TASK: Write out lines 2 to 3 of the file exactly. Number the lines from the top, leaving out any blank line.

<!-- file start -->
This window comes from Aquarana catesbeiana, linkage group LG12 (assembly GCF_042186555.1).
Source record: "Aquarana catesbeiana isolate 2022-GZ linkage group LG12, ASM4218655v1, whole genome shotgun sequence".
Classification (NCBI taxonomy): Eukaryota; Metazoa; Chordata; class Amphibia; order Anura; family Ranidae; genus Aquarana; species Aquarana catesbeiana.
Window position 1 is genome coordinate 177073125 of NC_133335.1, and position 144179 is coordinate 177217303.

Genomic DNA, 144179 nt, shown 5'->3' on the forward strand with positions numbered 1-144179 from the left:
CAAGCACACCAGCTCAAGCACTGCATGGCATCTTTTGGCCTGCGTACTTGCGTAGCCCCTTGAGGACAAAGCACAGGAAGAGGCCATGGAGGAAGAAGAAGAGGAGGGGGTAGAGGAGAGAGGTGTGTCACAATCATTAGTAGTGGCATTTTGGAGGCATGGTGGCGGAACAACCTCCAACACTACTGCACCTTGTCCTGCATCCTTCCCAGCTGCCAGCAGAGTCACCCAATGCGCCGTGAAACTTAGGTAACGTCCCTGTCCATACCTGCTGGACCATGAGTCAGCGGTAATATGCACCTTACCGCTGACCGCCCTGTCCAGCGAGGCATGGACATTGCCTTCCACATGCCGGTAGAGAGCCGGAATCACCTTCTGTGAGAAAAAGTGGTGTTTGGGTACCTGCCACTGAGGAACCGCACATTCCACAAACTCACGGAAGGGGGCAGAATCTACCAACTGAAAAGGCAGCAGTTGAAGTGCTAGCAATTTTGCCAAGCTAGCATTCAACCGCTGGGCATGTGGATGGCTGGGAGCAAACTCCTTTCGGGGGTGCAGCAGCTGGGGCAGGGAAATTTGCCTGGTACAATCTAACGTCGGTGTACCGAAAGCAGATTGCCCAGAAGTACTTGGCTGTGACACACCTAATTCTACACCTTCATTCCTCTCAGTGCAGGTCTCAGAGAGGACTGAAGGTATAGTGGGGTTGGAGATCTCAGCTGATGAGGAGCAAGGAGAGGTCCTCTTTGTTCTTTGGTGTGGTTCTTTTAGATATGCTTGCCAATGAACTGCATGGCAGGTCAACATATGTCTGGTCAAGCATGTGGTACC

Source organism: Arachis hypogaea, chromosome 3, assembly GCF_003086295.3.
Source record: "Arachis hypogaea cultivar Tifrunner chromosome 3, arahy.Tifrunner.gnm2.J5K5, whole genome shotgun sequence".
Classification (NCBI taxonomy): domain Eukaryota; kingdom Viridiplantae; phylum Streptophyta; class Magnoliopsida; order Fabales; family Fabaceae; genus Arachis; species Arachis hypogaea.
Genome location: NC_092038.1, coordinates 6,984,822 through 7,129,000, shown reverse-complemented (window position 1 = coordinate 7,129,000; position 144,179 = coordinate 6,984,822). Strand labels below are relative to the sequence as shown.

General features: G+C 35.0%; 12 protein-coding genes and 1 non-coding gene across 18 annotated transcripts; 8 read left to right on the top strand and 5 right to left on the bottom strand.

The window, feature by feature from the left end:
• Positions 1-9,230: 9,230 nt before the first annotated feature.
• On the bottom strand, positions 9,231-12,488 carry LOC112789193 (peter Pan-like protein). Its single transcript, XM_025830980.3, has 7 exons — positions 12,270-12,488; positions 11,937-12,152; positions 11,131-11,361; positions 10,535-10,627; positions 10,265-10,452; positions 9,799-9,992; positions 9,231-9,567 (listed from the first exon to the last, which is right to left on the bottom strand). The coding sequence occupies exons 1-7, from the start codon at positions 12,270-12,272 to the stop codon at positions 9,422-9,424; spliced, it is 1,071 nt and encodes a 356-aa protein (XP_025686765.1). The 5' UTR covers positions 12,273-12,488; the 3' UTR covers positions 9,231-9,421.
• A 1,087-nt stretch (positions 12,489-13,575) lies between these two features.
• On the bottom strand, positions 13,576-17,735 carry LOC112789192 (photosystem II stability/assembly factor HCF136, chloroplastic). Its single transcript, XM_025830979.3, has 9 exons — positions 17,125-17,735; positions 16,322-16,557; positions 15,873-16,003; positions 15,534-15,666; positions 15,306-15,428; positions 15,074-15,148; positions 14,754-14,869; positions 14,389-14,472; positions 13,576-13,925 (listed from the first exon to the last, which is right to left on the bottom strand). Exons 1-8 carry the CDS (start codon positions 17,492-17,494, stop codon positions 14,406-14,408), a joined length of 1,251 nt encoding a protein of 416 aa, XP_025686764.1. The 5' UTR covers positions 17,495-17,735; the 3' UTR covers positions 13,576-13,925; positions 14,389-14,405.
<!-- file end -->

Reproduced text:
Source record: "Aquarana catesbeiana isolate 2022-GZ linkage group LG12, ASM4218655v1, whole genome shotgun sequence".
Classification (NCBI taxonomy): Eukaryota; Metazoa; Chordata; class Amphibia; order Anura; family Ranidae; genus Aquarana; species Aquarana catesbeiana.